Sharing IRQs on an ISA bus can lead to problems communicating with a device, including system lockups (especially when the device is being used, or detected). OpenBSD FAQ 12: Section about IRQ sharing says, “ISA devices can not share IRQs. If you find ISA devices sharing IRQs, you must correct this problem.” The problem is not if a device is using multiple IRQs (especially if a single device seems to be using IRQ 2 and IRQ 9), but rather if multiple devices are trying to use one IRQ.

[#irqshar]: Sharing interrupts

Note: IRQ sharing may be very commonplace using new PCI/PnP systems.

(Note that even though the “PCI Express” standard may not be compatible with PCI cards on a hardware level, the “PCI Express” standard does use at least some of the same hardware communication protocols as the older “PCI” standard. That was a key reason why the “PCI Express” standard used the term “PCI” as part of its name. The things that the following text says about PCI are not necessarily limited to just the older PCI standard.)

In fact, OpenBSD FAQ 12.1.1: PCI Devices states, “Interrupts can be shared on the PCI bus. Not only can they be, the system will often perform better when the IRQs are shared, especially on i386 systems.” OpenBSD FAQ 12.8.3: multiple devices sharing an IRQ states that sharing IRQs on PCI devices “is entirely acceptable, and in fact, even desirable”. That page goes on to state, “This is a design feature of the PCI bus. Some people will say that sharing interrupt requests (IRQs) is bad, however they are either confusing the situation with the ISA bus (where IRQ sharing is not permitted), or past experience with broken hardware or software.”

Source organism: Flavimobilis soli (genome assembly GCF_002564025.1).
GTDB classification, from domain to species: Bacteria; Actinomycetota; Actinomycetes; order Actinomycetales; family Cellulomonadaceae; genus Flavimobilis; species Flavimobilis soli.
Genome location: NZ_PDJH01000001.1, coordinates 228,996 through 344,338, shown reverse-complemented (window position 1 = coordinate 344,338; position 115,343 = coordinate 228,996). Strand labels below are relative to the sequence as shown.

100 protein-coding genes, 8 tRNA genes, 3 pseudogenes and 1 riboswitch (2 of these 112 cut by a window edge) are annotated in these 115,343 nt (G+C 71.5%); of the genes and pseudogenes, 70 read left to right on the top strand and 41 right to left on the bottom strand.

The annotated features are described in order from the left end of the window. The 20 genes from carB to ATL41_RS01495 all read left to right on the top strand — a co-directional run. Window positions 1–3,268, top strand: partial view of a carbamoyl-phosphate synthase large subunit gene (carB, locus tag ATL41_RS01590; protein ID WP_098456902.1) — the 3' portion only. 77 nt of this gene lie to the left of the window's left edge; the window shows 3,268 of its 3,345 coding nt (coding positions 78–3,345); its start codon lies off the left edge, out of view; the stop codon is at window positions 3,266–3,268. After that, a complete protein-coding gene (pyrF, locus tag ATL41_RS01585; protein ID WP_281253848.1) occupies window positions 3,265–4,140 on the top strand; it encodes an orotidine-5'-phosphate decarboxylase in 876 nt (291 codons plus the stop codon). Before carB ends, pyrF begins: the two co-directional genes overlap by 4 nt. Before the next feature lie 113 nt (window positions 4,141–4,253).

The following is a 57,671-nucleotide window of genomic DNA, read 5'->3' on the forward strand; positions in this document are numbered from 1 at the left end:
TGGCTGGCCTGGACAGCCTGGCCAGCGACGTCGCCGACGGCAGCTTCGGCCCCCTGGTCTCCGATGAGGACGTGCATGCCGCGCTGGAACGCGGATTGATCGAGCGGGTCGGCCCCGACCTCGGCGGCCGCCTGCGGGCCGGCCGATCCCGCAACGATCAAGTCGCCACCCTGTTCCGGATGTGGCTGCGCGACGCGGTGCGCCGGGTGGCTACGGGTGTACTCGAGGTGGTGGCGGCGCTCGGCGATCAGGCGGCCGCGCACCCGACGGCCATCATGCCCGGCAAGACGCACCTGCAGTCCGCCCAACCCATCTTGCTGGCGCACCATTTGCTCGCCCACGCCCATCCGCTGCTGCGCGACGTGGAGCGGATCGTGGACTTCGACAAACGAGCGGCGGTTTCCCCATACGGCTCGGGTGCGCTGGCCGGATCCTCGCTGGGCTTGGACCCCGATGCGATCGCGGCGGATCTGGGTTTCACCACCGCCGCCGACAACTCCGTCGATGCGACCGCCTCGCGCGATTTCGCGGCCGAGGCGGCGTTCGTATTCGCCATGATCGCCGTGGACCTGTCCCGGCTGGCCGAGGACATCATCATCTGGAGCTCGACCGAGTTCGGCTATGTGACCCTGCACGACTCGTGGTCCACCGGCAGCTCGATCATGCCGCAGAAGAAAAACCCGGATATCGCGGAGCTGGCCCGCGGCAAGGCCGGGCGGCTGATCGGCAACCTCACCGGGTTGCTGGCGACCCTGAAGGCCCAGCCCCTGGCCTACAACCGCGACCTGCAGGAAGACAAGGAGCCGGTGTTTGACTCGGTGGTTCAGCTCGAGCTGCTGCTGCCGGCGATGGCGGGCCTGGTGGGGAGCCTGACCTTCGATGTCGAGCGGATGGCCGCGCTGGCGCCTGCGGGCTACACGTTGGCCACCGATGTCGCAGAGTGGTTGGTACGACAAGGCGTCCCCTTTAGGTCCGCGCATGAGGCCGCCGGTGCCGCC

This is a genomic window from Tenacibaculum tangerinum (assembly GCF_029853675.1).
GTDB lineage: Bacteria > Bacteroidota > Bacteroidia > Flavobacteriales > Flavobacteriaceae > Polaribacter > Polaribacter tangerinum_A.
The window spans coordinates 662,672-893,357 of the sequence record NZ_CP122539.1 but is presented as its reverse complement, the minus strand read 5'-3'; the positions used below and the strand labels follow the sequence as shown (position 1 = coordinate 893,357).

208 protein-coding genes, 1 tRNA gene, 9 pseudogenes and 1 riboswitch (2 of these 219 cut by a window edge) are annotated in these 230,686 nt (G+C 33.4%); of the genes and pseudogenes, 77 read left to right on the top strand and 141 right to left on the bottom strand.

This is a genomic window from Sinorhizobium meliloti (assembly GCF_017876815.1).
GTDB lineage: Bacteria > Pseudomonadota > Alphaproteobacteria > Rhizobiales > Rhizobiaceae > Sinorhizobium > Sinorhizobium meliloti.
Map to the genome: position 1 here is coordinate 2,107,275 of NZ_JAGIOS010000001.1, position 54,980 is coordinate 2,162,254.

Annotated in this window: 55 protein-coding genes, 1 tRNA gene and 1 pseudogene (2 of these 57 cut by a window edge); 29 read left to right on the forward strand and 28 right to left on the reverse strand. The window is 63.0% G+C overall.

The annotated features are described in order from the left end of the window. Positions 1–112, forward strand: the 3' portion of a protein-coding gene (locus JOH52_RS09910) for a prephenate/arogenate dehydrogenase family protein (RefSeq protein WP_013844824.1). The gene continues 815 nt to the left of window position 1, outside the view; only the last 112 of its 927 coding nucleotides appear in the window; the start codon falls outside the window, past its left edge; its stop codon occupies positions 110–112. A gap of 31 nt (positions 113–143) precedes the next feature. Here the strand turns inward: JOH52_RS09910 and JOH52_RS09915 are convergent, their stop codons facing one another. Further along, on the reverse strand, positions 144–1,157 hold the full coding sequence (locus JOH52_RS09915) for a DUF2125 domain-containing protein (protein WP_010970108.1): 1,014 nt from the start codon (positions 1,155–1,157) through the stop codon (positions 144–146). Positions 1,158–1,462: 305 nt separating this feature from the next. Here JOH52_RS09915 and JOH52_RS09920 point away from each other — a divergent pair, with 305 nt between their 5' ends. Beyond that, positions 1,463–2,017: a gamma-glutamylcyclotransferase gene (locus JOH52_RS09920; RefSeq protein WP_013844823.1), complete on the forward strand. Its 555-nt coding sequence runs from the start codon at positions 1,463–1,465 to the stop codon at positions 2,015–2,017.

Some further information has been provided for those who want lots of technical details. Sharing IRQs on PCI devices is described further on page 3 of “Running and tuning OpenBSD network servers in a production environment” (PostScript file), by by Philipp Bühler and Henning Brauer, which has been released as a PostScript file. (People can use a PostScript reader, such as a PDF reader, to view this file most nicely.)

However, The Linux Documentation Project (“TLDP”): Plug and Play HOWTO: Chapter 7 “PCI Interrupts”: “Sharing PCI Interrupts” section states, “PCI interrupts may be shared, meaning that two or more PCI devices will generate the same IRQ. If feasible, it's usually better not to share.” Reading that article further, the provided reason seems to be to increase compatability with some old poorly designed hardware. The recommendations by The Linux Documentation Project (“TLDP”) may have been more focused on getting things functional, even with some old, picky hardware. In contrast, that same troublesome hardware may be what the OpenBSD team was referring to in the statement about “past experience with broken hardware or software.” By “broken”, the OpenBSD team probably didn't necessarily mean that the hardware couldn't work, but simply that it used a poor design. So, OpenBSD's comment (about sharing IRQs being desirable) is probably accurate for obtaining maximum (speed) performance when that approach worked.